As the hon. Gentleman referred to Tornado, may I ask him to try to persuade those who have started to demonstrate inside RAF bases which have the Tornado to stop doing so? It is an activity which will not help even the kind of defence that he wants—defence with which I do not agree, but which he wants — which is defence without nuclear weapons. That will not be achieved if we have that kind of demonstration.

Mr. Duffy

I was about to discuss the role of Tornado, and I take on board the point that the hon. Gentleman makes. The heavy fighter bomber of the 1980s and 1990s—which will be a role filled largely by Tornado—will have to meet numerous military requirements. They include survivability within a ground-to-air and air-to-air threat environment; an all-weather fighting capability against ground targets and for air force efficiency; and an optimised sortie-to-target ratio. All of those will intensify.

Given the current imbalance in forces, a properly planned Warsaw pact attack with little or no warning would present NATO with a nightmare problem. NATO knows that it cannot match the Warsaw pact one for one. Given a threatened breakthrough, is NATO to go nuclear? Do those Tornado squadrons, and the Buccaneer and Jaguar squadrons which they will increasingly replace, as well as the F111 squadrons, all of which have dual capability, then assume their nuclear roles?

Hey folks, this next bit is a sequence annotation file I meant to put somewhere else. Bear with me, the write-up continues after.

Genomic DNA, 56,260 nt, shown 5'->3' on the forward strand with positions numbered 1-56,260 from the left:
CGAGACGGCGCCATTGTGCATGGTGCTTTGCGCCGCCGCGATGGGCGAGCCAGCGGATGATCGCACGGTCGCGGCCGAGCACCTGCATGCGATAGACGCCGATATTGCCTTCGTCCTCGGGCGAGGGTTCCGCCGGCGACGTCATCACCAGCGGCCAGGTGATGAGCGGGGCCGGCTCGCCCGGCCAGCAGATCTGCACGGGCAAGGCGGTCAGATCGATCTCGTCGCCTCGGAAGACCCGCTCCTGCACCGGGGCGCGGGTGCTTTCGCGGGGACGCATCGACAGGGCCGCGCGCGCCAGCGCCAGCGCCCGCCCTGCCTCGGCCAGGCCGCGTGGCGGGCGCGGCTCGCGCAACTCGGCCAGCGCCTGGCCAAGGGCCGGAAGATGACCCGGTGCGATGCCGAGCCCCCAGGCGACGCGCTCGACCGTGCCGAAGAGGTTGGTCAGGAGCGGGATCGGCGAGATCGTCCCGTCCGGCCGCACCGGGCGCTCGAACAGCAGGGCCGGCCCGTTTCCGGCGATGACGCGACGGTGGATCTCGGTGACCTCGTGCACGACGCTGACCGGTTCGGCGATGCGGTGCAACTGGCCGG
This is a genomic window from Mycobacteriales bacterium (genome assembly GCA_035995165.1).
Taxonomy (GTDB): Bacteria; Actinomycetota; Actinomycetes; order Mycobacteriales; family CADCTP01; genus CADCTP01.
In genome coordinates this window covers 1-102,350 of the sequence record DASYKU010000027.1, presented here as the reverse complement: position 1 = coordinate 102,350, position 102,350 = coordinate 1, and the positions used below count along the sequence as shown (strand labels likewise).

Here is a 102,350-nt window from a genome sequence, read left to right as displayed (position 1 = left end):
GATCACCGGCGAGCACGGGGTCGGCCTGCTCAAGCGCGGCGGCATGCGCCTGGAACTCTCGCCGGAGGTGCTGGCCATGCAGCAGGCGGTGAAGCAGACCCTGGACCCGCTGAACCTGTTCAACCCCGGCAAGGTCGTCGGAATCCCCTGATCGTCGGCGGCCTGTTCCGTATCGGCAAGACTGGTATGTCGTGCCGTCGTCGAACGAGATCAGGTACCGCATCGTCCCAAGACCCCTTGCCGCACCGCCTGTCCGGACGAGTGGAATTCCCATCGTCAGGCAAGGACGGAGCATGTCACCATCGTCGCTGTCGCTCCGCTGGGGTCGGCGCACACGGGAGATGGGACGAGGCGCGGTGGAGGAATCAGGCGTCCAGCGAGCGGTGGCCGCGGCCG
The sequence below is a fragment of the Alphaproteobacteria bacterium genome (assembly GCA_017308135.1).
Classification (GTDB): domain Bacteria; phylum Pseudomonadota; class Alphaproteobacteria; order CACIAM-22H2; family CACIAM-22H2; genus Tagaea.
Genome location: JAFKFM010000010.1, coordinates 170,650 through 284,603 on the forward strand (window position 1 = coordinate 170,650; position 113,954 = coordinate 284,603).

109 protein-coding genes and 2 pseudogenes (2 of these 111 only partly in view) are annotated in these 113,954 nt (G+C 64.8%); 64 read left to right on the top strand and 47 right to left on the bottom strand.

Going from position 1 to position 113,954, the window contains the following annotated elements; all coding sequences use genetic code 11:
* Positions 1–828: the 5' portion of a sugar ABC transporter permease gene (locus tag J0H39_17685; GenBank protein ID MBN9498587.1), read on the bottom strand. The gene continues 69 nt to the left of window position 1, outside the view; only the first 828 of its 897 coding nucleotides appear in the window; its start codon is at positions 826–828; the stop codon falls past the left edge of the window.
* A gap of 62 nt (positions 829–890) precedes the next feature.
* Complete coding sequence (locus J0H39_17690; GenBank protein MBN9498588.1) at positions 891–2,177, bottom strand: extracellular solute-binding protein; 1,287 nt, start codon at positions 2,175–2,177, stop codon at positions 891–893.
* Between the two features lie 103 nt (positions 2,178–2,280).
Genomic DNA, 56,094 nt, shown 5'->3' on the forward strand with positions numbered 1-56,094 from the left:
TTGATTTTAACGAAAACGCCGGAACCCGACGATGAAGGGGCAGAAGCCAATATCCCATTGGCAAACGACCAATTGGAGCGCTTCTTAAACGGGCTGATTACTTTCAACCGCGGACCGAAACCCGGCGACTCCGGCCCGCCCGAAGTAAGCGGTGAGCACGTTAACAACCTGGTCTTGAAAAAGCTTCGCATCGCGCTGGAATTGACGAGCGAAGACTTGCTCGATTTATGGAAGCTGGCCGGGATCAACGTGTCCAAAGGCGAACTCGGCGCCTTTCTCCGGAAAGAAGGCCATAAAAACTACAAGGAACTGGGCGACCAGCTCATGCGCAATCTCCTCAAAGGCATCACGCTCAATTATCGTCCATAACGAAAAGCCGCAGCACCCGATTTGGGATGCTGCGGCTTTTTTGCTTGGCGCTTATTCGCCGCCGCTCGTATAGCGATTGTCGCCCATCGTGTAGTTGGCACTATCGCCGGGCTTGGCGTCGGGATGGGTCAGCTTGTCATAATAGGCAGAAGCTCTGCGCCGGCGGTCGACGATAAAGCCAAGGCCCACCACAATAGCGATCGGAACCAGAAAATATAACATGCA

NATO has long recognised that it must extend the battlefield to exploit Soviet tactical weaknesses by attacking second and third echelons, not with nuclear weapons but with accurate conventional stand-off weapons. The Statement on the Defence Estimates 1983 presumably recognises this, for it states in paragraph 4 on page 24: The successful combination of new technology and new tactical concepts holds out considerable potential for a major improvement in NATO's conventional posture, and the hope of a significant raising of the nuclear threshold … For example, MLRS, Tornado GR1 and the JP233 airfield attack weapon represent a considerable capability against enemy airfields and concentrations of armour. In the longer term, we are considering options for an advanced airborne anti-armour weapon in the 1990s and studies are in hand to assess the potential effectiveness of conventionally armed long-range stand-off missiles as complementary systems to manned aircraft for the attack of airfields and other major static targets in the 1990s and beyond.